“I always look forward to projects produced by Ben Winship at The Henhouse; I know that the results will be musical and well crafted, and it makes my job real easy.” ”

— – David Glasser, Grammy Award winning engineer, Airshow Mastering

Microphones 

  • Neuman U-47 
  • Neuman TLM-170 
  • Neuman KM-84 
  • Neuman KM-85 
  • Neuman KM-184 
  • Neuman U-87 
  • Earthworks TC 30K (2) 
  • Royer R-12 
  • Audio Technica 822 
  • Audio Technica 4033 
  • Coles 4030 
  • AEA KU5A 
  • Senheiser MD 409U3 
  • Senheiser 421 
  • Senheiser 602-II 
  • Audix SCX 25A 
  • Audix SCXone 
  • AKG C418 (2) 
  • AKG D112 
  • AKG 414 ULS 
  • CAD NDM 11 
  • Sure SM 7 
  • Sure SM 81 
  • Sure 520DX 
  • Sure SM 57s & 58s (just in case) 

 

The HENHOUSE

a recording studio

“It is a pure joy to record at the Henhouse. Ben helps us bring out our peak performance – a relaxing space, good energy and someone you can always get along with.”

– Anne Sibley, Recording Artist

“I’ve used Ben’s Henhouse on my own projects as well as on many works for hire and I’m always pleased with the sounds he gets. Ben’s a top-notch engineer with a good ear and it’s a comfortable place to record.”

– Mike Dowling, Grammy Award-winning guitarist

The Henhouse is Ben Winship’s recording studio, located in Victor, Idaho. It is an accurate mirror of his basic outlook – low key, relaxed, yet aesthetically pleasing, organized, and capable of meeting the highest standards of the audiophile.

Located in the Winship’s backyard amongst the apple trees and garden, the studio is a simple structure featuring an acoustically balanced control room, a larger tracking room and an iso booth. However, the heartbeat of the operation is not so much the fancy electronics and high tech computer technology, but Ben’s easy going demeanor which seems to put performers in their most natural creative space.

There is a certain amount of experience required to know which mic to use or how set the knobs, but the greatest challenge for most sessions figuring out how to make the performers relaxed, empowered and able to really enjoy the experience. Every session has its own challenges whether it’s a solo singer-songwriter recording for the first time, a rock band who wants to play everything live in the same room, or  say, a complex mix that involves multiple overdubs and imported files from a studio in England.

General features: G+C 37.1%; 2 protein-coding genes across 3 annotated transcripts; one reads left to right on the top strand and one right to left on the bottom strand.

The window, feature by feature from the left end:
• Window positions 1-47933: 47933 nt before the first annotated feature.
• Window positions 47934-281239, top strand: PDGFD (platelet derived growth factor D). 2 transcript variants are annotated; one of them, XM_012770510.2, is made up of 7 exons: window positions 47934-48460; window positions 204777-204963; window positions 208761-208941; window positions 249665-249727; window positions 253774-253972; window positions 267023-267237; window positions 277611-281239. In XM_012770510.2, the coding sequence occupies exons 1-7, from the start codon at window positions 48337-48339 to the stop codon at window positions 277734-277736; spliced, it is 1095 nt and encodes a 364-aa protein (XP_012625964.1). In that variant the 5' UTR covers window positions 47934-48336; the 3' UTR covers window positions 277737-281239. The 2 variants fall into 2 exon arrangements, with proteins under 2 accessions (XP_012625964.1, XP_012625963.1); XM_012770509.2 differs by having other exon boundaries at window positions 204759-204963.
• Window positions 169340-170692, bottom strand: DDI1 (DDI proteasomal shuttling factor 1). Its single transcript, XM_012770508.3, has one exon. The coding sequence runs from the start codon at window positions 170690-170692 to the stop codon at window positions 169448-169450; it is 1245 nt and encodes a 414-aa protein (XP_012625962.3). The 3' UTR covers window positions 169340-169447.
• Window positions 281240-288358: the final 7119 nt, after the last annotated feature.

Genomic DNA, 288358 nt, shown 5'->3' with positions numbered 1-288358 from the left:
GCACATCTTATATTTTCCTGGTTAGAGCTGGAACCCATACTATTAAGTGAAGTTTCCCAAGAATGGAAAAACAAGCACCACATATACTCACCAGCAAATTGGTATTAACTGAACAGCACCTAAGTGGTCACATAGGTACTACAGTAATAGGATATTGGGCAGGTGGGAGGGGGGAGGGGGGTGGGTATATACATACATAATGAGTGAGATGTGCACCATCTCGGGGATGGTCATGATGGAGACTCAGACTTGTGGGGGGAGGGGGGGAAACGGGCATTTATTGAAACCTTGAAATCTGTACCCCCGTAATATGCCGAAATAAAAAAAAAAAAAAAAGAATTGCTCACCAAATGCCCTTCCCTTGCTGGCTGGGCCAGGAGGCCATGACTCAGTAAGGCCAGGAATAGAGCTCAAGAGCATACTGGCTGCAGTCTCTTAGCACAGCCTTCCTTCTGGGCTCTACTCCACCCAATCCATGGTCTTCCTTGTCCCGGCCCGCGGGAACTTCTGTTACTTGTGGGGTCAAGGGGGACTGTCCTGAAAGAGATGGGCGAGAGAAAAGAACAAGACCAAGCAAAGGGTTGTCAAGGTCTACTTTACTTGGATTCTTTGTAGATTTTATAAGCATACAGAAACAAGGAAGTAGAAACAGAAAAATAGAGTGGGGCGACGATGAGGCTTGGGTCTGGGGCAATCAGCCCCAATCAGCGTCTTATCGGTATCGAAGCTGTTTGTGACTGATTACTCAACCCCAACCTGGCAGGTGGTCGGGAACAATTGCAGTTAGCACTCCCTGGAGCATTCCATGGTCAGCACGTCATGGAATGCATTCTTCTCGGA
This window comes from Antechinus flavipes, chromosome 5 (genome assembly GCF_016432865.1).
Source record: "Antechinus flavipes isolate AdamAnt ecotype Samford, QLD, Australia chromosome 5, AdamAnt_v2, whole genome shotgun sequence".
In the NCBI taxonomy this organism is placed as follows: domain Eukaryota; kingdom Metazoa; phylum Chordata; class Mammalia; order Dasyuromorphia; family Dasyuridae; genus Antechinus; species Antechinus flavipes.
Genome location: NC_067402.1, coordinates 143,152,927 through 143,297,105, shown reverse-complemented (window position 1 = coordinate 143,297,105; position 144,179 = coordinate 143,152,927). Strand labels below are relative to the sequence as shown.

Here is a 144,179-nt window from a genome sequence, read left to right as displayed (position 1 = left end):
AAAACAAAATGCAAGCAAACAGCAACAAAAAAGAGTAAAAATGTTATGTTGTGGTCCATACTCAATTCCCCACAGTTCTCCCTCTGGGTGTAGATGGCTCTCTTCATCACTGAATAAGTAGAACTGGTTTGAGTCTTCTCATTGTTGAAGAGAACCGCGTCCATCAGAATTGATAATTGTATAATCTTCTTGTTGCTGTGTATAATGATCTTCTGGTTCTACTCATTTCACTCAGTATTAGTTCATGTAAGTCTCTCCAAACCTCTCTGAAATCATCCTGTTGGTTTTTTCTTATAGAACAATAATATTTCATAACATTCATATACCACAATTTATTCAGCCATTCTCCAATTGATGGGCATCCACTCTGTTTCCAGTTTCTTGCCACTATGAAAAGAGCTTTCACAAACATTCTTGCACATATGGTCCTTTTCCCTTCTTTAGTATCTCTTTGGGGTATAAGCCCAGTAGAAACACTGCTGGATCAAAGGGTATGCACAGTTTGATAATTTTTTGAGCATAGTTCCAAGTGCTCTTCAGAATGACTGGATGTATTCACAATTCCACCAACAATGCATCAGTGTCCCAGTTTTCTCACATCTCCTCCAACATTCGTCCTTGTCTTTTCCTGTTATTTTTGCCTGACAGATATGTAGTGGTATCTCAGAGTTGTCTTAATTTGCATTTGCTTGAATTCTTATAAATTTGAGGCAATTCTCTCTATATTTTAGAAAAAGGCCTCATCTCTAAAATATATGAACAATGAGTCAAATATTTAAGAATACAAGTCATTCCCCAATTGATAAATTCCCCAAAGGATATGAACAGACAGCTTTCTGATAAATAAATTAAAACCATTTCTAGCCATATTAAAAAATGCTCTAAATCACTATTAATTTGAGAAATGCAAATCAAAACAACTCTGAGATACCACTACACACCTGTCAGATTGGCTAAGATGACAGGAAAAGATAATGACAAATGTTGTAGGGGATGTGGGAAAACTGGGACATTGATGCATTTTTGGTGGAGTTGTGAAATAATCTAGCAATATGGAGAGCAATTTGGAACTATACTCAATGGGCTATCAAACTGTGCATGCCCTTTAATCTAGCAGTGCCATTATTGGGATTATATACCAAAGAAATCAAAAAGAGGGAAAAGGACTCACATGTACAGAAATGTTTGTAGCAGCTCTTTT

“I really think recording is equal parts art, magic and science”,  says Winship, “and I try to honor each of those elements when I work. Every musician has different concerns and strengths and I enjoy the process of figuring out which recording method is going to work best with each client. Beyond the engineering, I am often asked to produce or co-produce, and sometimes to play on people’s projects. So it’s a very collaborative process. Once the working relationship is created, then it’s a matter of deciding how hard to push, when to take breaks, how much coffee to drink, which jokes to tell…”

The list of projects coming out of the Henhouse is vast and various. Toping the list are acoustic-based roots recordings – that’s in line with the kind of music Ben most frequently plays. However, the Henhouse also routinely turns out soundtrack music, jingles, Voiceovers, audiobooks, instructional recordings, overdubs for overseas clients, as well as CD projects in a wide range of styles from classical, jazz and rap to funk, blues and techno.

From the spec side, the Henhouse is built around a Mac-based, Protools HD system. A typical signal path starts with new or vintage mics, fed by a Grace, Great River, Neve, Avalon, Chandler, La Chapelle and Universal Audio preamps, running into Protools. Additional processing (outboard and inboard) by Summit Audio, Waves, Bomb Factory, SoundToys, Serato, TL Electronic, Lexicon, Antares and Digidesign. The Henhouse microphone closet features an impressive list of go-to mics and some obscure mics for special applications (below). Reference mixes are A/B’d on everything from top shelf Genelec speakers to mid level near field monitors, to various headphones and crappy Radio Shack bookshelf speakers.